• Charles Handy Charles Handy  (1985) popularized the 1972 work of Roger Harrison of looking at culture which some scholars have used to link organizational structure  to organizational culture. He describes Harrison's four types thus: A  Power Culture  which concentrates  power  among a few. Control radiates from the center like a web. Power and influence spread out from a central figure or group. Power desires from the top person and personal relationships with that individual matters more than any formal title of position. Power Cultures have few rules and little  bureaucracy ; swift decisions can ensue. In a  Role Culture , people have clearly delegated authorities within a highly defined structure. Typically, these organizations form hierarchical bureaucracies. Power derives from a person's position and little scope exists for expert power. Controlled by procedures, roles descriptions and authority definitions. Predictable and consistent systems and procedures are highly valued. By contrast, in a  Task Culture , teams are formed to solve particular problems. Power derives from expertise as long as a team requires expertise. These cultures often feature the multiple reporting lines of a  matrix structure . It is all a small team approach, who are highly skilled and specialist in their own markets of experience. A  Person Culture  exists where all individuals believe themselves superior to the organization. Survival can become difficult for such organizations, since the concept of an organization suggests that a group of like-minded individuals pursue the organizational goals. Some professional partnerships can operate as person cultures, because each partner brings a particular expertise and clientele to the firm. Wikipedia, June 29, 2011, http://en.wikipedia.org/wiki/Organizational_culture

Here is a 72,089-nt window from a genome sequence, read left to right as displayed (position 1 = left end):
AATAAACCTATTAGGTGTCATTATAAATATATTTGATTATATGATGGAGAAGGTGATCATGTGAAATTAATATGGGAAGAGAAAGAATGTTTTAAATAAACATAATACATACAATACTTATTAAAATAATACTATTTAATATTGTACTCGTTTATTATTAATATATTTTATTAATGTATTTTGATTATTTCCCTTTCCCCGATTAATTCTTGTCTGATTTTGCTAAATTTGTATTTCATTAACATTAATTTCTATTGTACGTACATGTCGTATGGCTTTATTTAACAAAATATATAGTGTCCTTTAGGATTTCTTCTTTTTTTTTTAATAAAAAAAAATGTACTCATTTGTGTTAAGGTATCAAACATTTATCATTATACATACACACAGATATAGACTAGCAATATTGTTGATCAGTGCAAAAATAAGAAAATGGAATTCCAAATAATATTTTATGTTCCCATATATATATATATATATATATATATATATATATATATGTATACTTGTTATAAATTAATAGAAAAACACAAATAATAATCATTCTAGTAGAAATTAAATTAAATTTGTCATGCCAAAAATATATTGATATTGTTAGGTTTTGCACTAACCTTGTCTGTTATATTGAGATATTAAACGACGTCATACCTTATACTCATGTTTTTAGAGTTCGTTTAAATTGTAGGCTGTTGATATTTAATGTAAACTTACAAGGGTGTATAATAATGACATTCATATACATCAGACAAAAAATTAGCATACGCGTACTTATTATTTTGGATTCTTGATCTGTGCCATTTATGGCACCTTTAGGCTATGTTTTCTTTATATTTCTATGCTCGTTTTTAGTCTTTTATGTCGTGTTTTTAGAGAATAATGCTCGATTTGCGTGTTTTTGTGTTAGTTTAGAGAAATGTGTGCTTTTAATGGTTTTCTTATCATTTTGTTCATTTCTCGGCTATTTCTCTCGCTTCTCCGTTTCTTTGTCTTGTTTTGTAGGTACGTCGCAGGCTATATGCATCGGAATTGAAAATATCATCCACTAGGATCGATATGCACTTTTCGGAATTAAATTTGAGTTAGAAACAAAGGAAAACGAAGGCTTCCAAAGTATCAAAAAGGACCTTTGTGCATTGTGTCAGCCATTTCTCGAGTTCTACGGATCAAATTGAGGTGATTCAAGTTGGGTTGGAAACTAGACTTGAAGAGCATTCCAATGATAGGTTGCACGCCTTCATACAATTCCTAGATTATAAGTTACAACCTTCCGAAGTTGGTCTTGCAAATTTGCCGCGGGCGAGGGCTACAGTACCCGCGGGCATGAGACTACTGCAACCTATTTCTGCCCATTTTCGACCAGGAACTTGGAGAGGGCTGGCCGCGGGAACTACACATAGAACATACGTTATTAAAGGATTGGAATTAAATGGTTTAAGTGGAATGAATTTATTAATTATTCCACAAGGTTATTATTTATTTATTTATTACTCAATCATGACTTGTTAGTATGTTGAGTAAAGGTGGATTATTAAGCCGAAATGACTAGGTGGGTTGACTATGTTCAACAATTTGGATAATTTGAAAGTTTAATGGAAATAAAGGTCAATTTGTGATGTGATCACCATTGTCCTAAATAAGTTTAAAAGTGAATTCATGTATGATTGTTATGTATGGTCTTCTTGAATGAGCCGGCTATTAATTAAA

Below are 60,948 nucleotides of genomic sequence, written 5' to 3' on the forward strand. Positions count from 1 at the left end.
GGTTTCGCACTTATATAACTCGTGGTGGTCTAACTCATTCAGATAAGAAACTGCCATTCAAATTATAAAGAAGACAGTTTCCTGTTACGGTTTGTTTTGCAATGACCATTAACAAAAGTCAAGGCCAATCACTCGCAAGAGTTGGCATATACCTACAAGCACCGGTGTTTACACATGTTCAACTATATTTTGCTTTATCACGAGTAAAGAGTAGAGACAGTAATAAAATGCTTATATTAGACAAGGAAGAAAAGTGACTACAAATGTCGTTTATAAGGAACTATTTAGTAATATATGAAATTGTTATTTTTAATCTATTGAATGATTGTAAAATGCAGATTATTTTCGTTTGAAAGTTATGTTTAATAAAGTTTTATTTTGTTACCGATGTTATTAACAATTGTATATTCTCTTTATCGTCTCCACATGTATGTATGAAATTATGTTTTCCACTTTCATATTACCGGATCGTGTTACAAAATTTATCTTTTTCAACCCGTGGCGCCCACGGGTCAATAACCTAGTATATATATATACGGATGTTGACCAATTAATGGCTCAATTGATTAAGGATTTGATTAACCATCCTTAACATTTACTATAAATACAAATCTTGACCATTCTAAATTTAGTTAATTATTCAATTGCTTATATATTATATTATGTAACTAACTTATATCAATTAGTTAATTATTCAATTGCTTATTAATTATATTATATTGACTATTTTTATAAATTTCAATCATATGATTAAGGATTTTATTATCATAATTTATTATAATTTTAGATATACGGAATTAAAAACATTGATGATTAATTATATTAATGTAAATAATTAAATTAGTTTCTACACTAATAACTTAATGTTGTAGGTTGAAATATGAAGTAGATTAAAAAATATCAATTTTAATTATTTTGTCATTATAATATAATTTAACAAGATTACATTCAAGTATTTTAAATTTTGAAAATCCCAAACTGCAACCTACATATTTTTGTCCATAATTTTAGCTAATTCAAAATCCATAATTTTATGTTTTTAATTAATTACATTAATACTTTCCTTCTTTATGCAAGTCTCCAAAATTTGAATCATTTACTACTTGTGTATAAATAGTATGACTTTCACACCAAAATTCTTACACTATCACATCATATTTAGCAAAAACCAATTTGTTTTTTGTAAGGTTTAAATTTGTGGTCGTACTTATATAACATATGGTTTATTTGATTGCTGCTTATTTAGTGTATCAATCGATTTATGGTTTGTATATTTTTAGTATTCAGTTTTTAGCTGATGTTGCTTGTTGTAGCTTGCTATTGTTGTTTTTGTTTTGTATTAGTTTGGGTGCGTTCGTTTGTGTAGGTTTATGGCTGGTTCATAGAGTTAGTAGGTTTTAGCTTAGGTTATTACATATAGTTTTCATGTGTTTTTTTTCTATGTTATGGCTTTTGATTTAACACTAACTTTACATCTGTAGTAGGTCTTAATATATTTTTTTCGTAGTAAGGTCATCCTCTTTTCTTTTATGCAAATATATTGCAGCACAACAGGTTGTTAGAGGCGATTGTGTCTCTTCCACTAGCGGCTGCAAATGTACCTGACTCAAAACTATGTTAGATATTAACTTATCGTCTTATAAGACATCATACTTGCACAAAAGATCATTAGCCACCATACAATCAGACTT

• Charles Handy Charles Handy  (1985) popularized the 1972 work of Roger Harrison of looking at culture which some scholars have used to link organizational structure  to organizational culture. He describes Harrison's four types thus: A  Power Culture  which concentrates  power  among a few. Control radiates from the center like a web. Power and influence spread out from a central figure or group. Power desires from the top person and personal relationships with that individual matters more than any formal title of position. Power Cultures have few rules and little  bureaucracy ; swift decisions can ensue. In a  Role Culture , people have clearly delegated authorities within a highly defined structure. Typically, these organizations form hierarchical bureaucracies. Power derives from a person's position and little scope exists for expert power. Controlled by procedures, roles descriptions and authority definitions. Predictable and consistent systems and procedures are highly valued. By contrast, in a  Task Culture , teams are formed to solve particular problems. Power derives from expertise as long as a team requires expertise. These cultures often feature the multiple reporting lines of a  matrix structure . It is all a small team approach, who are highly skilled and specialist in their own markets of experience. A  Person Culture  exists where all individuals believe themselves superior to the organization. Survival can become difficult for such organizations, since the concept of an organization suggests that a group of like-minded individuals pursue the organizational goals. Some professional partnerships can operate as person cultures, because each partner brings a particular expertise and clientele to the firm. Wikipedia, June 29, 2011, http://en.wikipedia.org/wiki/Organizational_culture